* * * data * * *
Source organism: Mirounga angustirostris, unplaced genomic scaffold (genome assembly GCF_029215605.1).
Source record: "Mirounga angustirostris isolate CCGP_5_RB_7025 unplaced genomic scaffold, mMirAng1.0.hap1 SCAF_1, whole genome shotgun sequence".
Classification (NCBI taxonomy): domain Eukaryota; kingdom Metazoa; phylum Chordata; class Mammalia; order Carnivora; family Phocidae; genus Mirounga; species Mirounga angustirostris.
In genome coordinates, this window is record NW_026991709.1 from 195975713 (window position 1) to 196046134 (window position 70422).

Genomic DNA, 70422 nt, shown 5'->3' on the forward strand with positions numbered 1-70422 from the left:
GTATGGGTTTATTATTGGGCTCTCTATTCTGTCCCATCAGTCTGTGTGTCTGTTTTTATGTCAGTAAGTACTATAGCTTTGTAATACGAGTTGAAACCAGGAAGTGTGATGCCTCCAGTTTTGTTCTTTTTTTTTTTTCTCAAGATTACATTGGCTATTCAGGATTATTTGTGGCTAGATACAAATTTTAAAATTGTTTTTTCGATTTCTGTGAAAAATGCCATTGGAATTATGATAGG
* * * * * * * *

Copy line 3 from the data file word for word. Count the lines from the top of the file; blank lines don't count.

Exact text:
Classification (NCBI taxonomy): domain Eukaryota; kingdom Metazoa; phylum Chordata; class Mammalia; order Carnivora; family Phocidae; genus Mirounga; species Mirounga angustirostris.